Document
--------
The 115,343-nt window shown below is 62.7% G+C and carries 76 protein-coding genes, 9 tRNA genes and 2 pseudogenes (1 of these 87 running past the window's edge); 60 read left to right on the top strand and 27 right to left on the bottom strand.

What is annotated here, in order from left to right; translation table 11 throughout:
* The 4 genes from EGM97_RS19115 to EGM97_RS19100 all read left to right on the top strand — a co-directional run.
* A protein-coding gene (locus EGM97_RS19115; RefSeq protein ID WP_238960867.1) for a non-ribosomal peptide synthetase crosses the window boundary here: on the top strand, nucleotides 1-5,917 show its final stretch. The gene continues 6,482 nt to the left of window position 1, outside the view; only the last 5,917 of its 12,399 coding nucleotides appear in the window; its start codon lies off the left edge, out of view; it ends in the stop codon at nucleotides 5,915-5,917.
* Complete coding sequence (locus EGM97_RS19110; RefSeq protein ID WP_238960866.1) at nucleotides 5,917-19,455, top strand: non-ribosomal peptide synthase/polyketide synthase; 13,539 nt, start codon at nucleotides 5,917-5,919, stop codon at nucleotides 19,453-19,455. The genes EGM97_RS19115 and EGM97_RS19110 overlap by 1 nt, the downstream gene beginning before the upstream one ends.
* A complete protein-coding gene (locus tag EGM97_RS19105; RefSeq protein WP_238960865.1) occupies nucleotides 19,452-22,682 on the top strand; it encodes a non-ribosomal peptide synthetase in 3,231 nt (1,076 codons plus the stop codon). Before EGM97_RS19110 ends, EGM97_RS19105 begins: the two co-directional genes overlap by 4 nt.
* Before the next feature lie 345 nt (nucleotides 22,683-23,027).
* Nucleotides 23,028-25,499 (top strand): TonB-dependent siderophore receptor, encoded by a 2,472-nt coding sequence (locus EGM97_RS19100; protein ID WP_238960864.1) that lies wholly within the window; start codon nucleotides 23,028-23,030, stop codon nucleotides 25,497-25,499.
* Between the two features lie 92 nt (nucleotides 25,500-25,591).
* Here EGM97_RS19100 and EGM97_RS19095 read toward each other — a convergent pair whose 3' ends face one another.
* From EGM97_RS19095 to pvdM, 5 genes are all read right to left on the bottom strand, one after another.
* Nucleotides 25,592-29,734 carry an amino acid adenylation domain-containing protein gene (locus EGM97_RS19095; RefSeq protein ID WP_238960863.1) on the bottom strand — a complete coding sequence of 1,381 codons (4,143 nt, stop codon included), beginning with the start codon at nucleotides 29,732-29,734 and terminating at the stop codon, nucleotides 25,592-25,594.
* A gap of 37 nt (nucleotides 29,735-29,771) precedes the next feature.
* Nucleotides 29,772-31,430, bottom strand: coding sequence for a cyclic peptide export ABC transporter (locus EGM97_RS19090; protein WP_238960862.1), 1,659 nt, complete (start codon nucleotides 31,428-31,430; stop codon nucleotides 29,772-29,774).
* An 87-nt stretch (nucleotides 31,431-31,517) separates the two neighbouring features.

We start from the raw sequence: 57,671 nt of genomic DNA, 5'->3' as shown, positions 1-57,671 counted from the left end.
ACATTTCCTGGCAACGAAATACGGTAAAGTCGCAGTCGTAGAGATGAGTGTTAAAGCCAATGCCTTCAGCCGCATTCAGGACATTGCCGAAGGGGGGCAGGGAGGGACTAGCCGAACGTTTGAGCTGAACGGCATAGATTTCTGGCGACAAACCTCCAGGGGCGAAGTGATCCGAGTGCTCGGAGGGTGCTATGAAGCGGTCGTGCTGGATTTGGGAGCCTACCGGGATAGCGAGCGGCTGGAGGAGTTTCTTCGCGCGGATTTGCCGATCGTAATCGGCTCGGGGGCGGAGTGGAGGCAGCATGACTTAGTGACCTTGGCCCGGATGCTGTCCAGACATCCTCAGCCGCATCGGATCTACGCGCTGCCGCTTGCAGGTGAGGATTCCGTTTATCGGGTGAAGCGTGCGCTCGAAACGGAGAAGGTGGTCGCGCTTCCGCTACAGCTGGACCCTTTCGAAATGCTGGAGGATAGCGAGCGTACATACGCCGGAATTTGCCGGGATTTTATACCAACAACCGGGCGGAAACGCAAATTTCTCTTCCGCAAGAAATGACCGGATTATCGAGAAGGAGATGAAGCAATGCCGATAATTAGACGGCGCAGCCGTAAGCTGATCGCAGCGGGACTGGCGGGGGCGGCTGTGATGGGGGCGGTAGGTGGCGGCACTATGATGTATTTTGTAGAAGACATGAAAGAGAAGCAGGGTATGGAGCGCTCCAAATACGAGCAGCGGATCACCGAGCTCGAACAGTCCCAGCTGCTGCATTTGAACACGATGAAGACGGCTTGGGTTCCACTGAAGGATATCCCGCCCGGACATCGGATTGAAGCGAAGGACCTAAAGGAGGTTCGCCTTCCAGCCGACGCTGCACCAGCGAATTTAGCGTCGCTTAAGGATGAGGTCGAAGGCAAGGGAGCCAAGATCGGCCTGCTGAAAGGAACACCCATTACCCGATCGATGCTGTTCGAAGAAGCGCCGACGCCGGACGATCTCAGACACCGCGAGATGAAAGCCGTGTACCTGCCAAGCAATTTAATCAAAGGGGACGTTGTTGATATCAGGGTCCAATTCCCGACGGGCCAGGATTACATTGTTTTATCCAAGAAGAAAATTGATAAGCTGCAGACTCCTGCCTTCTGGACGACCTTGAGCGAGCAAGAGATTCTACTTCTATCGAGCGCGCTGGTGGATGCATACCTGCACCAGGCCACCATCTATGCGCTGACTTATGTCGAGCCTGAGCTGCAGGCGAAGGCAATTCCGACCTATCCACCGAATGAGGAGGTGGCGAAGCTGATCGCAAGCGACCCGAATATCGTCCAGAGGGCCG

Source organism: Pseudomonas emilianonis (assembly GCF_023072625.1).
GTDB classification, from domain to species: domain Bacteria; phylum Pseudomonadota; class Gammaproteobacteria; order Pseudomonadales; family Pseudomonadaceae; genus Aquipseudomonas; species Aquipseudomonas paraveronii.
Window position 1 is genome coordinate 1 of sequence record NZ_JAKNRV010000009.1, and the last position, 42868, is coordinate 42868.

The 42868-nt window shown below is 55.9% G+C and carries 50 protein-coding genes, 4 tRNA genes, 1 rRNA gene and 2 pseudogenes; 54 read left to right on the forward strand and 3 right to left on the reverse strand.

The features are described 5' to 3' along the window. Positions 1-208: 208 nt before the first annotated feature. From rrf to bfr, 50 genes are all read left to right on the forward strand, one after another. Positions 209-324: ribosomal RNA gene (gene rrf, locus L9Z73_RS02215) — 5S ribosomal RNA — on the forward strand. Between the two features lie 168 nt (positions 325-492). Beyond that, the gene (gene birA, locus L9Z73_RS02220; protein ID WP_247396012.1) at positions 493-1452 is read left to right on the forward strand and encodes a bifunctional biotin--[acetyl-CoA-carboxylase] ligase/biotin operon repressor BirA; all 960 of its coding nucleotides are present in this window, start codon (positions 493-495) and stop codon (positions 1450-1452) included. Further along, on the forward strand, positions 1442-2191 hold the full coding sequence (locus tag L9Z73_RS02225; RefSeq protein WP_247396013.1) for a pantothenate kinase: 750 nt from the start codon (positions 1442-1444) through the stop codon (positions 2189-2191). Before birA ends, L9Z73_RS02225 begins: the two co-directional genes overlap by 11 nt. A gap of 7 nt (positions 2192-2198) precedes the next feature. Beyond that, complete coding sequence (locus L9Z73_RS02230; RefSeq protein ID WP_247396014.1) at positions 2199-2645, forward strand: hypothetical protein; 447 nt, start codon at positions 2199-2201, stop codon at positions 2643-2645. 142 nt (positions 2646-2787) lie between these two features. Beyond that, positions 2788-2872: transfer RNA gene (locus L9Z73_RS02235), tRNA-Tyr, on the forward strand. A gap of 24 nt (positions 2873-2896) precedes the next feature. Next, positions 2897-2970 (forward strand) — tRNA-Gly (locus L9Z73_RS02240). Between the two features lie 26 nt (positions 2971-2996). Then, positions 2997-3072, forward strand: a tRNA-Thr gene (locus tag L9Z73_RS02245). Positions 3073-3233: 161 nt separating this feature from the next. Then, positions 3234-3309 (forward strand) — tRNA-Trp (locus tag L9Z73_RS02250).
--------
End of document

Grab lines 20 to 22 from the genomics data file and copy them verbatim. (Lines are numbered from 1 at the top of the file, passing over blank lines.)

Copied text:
Window position 1 is genome coordinate 1 of sequence record NZ_JAKNRV010000009.1, and the last position, 42868, is coordinate 42868.

The 42868-nt window shown below is 55.9% G+C and carries 50 protein-coding genes, 4 tRNA genes, 1 rRNA gene and 2 pseudogenes; 54 read left to right on the forward strand and 3 right to left on the reverse strand.

The features are described 5' to 3' along the window. Positions 1-208: 208 nt before the first annotated feature. From rrf to bfr, 50 genes are all read left to right on the forward strand, one after another. Positions 209-324: ribosomal RNA gene (gene rrf, locus L9Z73_RS02215) — 5S ribosomal RNA — on the forward strand. Between the two features lie 168 nt (positions 325-492). Beyond that, the gene (gene birA, locus L9Z73_RS02220; protein ID WP_247396012.1) at positions 493-1452 is read left to right on the forward strand and encodes a bifunctional biotin--[acetyl-CoA-carboxylase] ligase/biotin operon repressor BirA; all 960 of its coding nucleotides are present in this window, start codon (positions 493-495) and stop codon (positions 1450-1452) included. Further along, on the forward strand, positions 1442-2191 hold the full coding sequence (locus tag L9Z73_RS02225; RefSeq protein WP_247396013.1) for a pantothenate kinase: 750 nt from the start codon (positions 1442-1444) through the stop codon (positions 2189-2191). Before birA ends, L9Z73_RS02225 begins: the two co-directional genes overlap by 11 nt. A gap of 7 nt (positions 2192-2198) precedes the next feature. Beyond that, complete coding sequence (locus L9Z73_RS02230; RefSeq protein ID WP_247396014.1) at positions 2199-2645, forward strand: hypothetical protein; 447 nt, start codon at positions 2199-2201, stop codon at positions 2643-2645. 142 nt (positions 2646-2787) lie between these two features. Beyond that, positions 2788-2872: transfer RNA gene (locus L9Z73_RS02235), tRNA-Tyr, on the forward strand. A gap of 24 nt (positions 2873-2896) precedes the next feature. Next, positions 2897-2970 (forward strand) — tRNA-Gly (locus L9Z73_RS02240). Between the two features lie 26 nt (positions 2971-2996). Then, positions 2997-3072, forward strand: a tRNA-Thr gene (locus tag L9Z73_RS02245). Positions 3073-3233: 161 nt separating this feature from the next. Then, positions 3234-3309 (forward strand) — tRNA-Trp (locus tag L9Z73_RS02250).